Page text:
This book focuses on creative writing both as a subject in universities and beyond academia, with chapters arranged around three organising sub-themes of practice, research and pedagogy. It explores the ‘creative’ component of creative writing in the globalised marketplace, making the point that creative writing occurs in and around universities throughout the world. It examines the convergence of education, globalisation and economic discourses at the intersection of the university sector and creative industries, and foregrounds the competing interests at the core of creativity as it appears in the neo-liberal global discourse in which writers are enmeshed. The book offers case studies from the UK, the USA, Canada, Australia and Singapore that are indicative of the challenges faced by academics, postgraduate students and creative industry professionals around the world.
After the 'long work' of alienating creativity from commercial-political worlds, this book is evidence of a new consciousness of the ways these realms overlap, seed, deform and enliven each other. This exchange between writers from UK, the USA, Canada, Australia and Singapore debates and ponders whether creative writing might be a brilliant career move, a player in resurgent global education, a search for community, therapy, magic, an un-saleable invention, or our last real craft.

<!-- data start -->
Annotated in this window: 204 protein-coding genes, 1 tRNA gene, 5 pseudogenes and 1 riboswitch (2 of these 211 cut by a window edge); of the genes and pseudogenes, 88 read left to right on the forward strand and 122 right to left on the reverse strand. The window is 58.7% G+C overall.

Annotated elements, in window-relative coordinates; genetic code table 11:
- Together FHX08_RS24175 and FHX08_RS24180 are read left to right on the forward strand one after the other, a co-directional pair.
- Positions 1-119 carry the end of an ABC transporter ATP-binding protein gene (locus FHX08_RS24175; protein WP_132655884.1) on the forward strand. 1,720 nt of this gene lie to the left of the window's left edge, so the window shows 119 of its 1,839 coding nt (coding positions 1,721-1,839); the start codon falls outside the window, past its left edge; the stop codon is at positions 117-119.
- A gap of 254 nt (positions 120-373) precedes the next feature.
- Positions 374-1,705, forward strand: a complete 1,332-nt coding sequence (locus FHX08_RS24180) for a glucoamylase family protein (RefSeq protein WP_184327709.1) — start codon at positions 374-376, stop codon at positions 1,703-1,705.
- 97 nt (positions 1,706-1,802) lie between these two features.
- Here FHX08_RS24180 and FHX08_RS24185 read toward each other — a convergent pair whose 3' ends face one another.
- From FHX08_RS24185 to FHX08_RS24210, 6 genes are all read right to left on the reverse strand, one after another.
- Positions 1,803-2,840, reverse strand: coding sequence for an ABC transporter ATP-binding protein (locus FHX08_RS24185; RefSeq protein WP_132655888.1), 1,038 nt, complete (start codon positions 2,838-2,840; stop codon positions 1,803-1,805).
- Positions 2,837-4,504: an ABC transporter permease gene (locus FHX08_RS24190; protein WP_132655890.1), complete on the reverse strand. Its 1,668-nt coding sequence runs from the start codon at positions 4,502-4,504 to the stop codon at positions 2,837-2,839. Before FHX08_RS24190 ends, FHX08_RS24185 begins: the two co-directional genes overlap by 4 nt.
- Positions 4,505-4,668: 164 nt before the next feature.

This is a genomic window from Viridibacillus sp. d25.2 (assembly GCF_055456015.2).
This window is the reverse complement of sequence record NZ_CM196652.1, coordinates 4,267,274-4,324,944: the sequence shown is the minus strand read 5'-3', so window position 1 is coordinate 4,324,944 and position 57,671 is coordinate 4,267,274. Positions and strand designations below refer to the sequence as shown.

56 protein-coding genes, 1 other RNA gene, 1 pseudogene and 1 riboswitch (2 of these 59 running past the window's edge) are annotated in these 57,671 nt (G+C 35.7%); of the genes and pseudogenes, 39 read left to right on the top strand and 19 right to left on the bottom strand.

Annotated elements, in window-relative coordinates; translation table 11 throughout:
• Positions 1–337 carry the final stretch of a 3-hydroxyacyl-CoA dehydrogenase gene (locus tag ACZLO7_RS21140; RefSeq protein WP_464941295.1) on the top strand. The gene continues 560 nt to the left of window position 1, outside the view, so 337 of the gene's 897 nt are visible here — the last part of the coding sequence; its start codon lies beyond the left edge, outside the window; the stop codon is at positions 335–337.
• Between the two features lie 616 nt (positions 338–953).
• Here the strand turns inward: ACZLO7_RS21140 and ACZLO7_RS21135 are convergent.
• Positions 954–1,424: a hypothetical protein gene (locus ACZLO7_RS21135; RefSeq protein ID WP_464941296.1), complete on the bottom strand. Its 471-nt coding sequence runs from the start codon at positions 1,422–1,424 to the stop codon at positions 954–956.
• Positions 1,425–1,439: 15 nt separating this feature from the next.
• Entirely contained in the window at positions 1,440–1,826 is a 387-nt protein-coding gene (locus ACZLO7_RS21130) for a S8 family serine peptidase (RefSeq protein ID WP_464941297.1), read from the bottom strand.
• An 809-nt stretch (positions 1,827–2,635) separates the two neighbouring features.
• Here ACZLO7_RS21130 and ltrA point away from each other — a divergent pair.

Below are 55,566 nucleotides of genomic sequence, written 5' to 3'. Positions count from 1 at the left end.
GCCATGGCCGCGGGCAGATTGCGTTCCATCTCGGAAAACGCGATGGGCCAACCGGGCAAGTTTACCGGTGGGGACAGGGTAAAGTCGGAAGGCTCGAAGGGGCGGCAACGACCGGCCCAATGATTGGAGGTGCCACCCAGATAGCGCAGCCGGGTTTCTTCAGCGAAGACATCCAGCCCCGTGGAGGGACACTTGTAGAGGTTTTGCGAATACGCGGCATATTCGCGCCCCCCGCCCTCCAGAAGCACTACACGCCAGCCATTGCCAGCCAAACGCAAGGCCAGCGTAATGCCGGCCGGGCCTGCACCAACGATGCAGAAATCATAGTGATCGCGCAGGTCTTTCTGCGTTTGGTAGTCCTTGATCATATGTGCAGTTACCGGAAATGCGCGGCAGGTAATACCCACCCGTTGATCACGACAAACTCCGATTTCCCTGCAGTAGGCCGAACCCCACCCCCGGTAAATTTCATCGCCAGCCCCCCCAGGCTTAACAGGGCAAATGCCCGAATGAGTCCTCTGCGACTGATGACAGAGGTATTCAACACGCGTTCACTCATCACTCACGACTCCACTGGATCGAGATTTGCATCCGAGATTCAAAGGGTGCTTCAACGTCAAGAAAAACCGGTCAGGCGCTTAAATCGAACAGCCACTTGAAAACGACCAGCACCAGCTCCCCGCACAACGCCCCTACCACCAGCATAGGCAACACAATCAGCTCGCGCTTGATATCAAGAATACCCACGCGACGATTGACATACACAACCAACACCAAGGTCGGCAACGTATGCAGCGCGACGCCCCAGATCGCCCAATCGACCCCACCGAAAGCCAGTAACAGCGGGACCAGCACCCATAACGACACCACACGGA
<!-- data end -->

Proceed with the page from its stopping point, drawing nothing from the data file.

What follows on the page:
- Professor Kevin Brophy, University of Melbourne, Australia
This timely and comprehensive study brings prominent Australian and international scholars together to consider the interplay of global capital, the marketplace and creative writing in the 21st century. This landmark volume also examines creative writing's important but often unacknowledged contribution to global innovation and the knowledge economy. A must read text for teachers, students, writers and anyone interested in creative writing, creativity and the global marketplace in the new millennium.
- Donna Lee Brien, Central Queensland University, Australia
This book is an excellent addition to studies in Creative Writing. Its contributors are each, in their own way, outward looking towards the positioning of contemporary creative arts and writing. Their scholarship and creativity engages in-depth with institutional, economic and cultural influences, and constraints, upon contemporary production of creative writing in the 21st century.
- Marcelle Freiman, Macquarie University, Australia
Dominique Hecq is Associate Professor in Writing at Swinburne University of Technology in Australia. Dominique is also Editor of Bukker Tillibul: The Online Journal of Practice-Led Research.